Current laws and regulations also do not provide relevant government officials the power to effectively enforce legal judgments against employers found guilty of cheating their migrant worker employees. Government officials can rule in favor of workers’ grievances and instruct their employers to pay owed wages and/or compensation, but do not have the specific legal powers to compel compliance with such judgments. “Labor and social security bureaus don’t have power to enforce the law. They can talk to the [employer], but lack power to order it to pay.”171

Migrant construction workers in Beijing interviewed by Human Rights Watch expressed frustration at the inability of relevant government departments to force construction companies to pay legally-owed wages.

Nobody did anything [to get our money] except us workers. Government workers were useless… [they] should have applied pressure to our employer.172

Migrant construction workers who successfully navigate government bureaucracy and can provide the needed documentation including urban household registration permits which many migrant workers lack173 are often daunted by the lengthy waits that government labor protection agencies require to render judgments in legal disputes. One worker said he and more than 80 of his coworkers, unpaid for work done between November 2006 and April 2007 and almost penniless, were informed by both the Ministry of Construction and the Beijing municipal government that any investigation to recover more than 1.5 million Yuan (US$200,000) in unpaid wages would require a minimum of 60 working days.174 “A wait of 60 days is a matter of life and death [for us] don’t they realize how many people could die because of a wait of 60 days?”175 As already noted, most such workers have no safety net.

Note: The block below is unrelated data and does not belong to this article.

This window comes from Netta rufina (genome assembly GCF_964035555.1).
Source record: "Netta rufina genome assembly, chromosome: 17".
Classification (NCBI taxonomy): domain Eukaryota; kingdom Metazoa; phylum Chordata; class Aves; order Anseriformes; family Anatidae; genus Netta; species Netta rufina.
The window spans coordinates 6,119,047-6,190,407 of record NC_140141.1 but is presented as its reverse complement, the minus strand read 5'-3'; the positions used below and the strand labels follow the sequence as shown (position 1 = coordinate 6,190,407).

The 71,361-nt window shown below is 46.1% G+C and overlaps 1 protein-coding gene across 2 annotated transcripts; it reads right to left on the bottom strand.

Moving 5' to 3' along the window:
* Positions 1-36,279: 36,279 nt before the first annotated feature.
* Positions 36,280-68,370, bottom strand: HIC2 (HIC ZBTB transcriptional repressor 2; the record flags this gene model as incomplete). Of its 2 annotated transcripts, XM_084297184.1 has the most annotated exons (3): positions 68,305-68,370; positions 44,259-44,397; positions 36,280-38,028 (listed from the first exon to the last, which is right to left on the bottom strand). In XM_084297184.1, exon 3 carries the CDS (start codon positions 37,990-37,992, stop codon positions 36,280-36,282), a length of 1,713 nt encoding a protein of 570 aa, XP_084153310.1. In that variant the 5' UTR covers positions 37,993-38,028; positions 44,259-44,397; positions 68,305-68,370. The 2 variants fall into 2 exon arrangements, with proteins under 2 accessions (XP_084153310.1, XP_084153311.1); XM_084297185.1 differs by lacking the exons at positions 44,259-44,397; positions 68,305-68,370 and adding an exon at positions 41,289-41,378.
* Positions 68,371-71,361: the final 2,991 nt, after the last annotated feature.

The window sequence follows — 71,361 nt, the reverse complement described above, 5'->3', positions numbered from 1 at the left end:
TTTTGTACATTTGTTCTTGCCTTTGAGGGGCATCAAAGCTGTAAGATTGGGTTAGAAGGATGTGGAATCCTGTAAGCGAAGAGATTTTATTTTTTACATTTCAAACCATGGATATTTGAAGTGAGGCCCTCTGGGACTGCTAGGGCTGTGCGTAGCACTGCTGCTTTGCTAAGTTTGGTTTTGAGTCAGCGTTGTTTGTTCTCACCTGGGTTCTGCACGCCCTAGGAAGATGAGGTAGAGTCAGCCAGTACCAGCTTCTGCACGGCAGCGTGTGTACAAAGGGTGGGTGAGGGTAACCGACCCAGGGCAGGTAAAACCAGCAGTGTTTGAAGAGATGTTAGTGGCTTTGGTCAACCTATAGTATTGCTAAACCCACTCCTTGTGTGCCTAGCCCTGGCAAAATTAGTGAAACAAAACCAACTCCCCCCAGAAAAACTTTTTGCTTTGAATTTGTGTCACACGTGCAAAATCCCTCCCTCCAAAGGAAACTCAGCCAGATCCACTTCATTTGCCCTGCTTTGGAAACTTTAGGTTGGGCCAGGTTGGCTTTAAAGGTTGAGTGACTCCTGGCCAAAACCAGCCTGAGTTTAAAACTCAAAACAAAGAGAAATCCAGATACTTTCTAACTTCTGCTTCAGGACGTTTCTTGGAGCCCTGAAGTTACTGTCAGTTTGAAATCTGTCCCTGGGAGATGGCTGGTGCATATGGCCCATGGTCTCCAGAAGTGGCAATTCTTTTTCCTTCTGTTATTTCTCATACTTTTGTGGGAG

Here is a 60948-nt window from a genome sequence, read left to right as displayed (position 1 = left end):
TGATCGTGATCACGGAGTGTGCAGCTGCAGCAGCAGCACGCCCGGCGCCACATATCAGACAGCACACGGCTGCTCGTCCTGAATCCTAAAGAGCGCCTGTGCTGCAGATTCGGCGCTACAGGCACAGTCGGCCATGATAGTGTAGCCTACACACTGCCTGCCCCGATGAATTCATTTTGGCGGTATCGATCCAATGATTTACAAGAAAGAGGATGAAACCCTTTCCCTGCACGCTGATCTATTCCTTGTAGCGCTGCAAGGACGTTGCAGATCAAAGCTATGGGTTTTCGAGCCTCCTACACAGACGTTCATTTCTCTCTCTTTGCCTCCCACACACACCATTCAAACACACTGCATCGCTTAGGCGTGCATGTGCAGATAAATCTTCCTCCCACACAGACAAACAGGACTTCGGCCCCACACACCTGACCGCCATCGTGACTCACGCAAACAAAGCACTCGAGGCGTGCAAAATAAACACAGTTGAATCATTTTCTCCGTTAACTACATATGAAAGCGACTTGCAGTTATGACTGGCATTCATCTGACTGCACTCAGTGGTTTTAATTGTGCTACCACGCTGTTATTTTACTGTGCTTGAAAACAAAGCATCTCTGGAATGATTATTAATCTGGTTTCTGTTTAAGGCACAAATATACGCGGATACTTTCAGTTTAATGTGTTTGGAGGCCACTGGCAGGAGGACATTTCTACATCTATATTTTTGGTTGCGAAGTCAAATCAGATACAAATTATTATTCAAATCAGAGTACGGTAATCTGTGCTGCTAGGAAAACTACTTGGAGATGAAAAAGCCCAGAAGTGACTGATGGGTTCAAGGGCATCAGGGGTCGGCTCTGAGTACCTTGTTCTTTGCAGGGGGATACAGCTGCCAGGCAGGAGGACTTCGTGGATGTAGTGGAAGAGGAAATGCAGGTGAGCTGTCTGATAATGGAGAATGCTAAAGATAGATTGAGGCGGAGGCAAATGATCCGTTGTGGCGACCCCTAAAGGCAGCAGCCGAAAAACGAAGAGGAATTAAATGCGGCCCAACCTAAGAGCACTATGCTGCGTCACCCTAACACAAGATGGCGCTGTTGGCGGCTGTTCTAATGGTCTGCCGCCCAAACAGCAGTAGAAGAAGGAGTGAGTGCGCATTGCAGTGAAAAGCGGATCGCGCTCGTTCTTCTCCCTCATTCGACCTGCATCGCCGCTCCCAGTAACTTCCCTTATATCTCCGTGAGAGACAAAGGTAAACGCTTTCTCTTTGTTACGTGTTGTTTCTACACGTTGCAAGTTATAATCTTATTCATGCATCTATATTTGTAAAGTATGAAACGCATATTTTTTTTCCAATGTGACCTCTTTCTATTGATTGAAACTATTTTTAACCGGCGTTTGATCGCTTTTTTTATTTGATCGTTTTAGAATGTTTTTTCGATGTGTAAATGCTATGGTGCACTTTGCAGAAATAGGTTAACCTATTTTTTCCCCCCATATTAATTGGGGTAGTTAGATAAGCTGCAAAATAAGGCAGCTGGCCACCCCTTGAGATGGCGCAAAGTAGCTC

Those difficulties can help enable employers guilty of wage exploitation to evade legal responsibility for cheating their workers. “Employers may threaten workers that it will take a long time if they file a lawsuit and they should take, say, 60 percent of the wages and leave.”176

Some workers eventually opt for illegal strikes in order to pressure their employers to pay owed wages. Over the past two years, there have been several documented instances of workers being violently assaulted by plainclothes thugs suspected to be working on behalf of the workers’ employers. In July 2007, in response to a strike by 300 migrant construction workers at the Fuyuan Hydropower plant in Heyuan city in Guangdong, thugs allegedly hired by the company to break the strike injured hundreds and beat one of the migrant workers to death.177 Six migrants were injured in a similar attack in Xian, Shaanxi province, in August 2005.178

157 Human Rights Watch Interview with a Beijing-based migrant construction worker (name withheld), Beijing, January-March 2007.